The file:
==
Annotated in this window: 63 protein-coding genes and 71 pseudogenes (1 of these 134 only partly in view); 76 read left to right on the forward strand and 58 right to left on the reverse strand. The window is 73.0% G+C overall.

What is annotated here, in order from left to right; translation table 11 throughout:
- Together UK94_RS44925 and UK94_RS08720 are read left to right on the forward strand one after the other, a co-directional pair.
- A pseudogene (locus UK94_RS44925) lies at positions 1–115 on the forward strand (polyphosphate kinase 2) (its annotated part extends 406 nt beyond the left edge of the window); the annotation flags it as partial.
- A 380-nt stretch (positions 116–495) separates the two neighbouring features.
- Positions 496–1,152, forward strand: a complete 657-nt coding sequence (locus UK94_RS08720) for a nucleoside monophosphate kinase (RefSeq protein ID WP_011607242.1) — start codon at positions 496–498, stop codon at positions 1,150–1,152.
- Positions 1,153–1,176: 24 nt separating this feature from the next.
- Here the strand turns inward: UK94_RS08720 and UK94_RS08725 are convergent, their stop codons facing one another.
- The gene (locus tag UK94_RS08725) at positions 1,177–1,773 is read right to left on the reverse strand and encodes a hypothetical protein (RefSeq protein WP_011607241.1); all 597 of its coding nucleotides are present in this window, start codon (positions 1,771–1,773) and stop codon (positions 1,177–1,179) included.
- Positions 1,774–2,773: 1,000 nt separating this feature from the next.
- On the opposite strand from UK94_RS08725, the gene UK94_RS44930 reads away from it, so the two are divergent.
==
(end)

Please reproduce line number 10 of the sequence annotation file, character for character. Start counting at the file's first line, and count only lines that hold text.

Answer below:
- Positions 1,774–2,773: 1,000 nt separating this feature from the next.